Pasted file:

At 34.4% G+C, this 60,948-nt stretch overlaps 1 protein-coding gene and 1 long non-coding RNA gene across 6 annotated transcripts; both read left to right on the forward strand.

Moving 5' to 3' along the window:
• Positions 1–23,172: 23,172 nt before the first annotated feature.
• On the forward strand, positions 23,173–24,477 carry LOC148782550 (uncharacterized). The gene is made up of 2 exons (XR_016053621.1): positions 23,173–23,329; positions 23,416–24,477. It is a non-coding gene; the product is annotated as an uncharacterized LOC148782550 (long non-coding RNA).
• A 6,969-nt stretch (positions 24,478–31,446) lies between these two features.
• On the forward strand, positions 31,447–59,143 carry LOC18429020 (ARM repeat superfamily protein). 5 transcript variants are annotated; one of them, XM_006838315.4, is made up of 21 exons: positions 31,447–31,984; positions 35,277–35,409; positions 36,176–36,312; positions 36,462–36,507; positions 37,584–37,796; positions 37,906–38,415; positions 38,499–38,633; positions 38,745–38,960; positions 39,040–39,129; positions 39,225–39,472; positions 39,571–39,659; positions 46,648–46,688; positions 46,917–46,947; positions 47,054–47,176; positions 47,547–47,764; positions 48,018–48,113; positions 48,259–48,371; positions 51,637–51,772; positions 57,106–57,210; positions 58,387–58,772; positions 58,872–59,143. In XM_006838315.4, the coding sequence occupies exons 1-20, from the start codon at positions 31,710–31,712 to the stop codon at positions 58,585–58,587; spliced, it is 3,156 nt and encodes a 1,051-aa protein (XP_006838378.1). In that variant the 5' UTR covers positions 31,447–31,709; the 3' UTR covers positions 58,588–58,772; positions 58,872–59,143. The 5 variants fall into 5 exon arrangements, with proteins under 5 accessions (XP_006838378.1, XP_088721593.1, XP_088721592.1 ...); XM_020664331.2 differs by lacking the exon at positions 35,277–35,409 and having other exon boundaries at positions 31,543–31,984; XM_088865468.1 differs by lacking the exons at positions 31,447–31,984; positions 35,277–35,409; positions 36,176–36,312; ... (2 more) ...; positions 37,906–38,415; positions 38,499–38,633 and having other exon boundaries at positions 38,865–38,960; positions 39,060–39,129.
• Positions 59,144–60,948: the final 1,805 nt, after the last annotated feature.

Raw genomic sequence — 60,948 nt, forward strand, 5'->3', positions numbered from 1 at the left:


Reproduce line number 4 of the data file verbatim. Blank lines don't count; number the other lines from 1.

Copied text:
• On the forward strand, positions 23,173–24,477 carry LOC148782550 (uncharacterized). The gene is made up of 2 exons (XR_016053621.1): positions 23,173–23,329; positions 23,416–24,477. It is a non-coding gene; the product is annotated as an uncharacterized LOC148782550 (long non-coding RNA).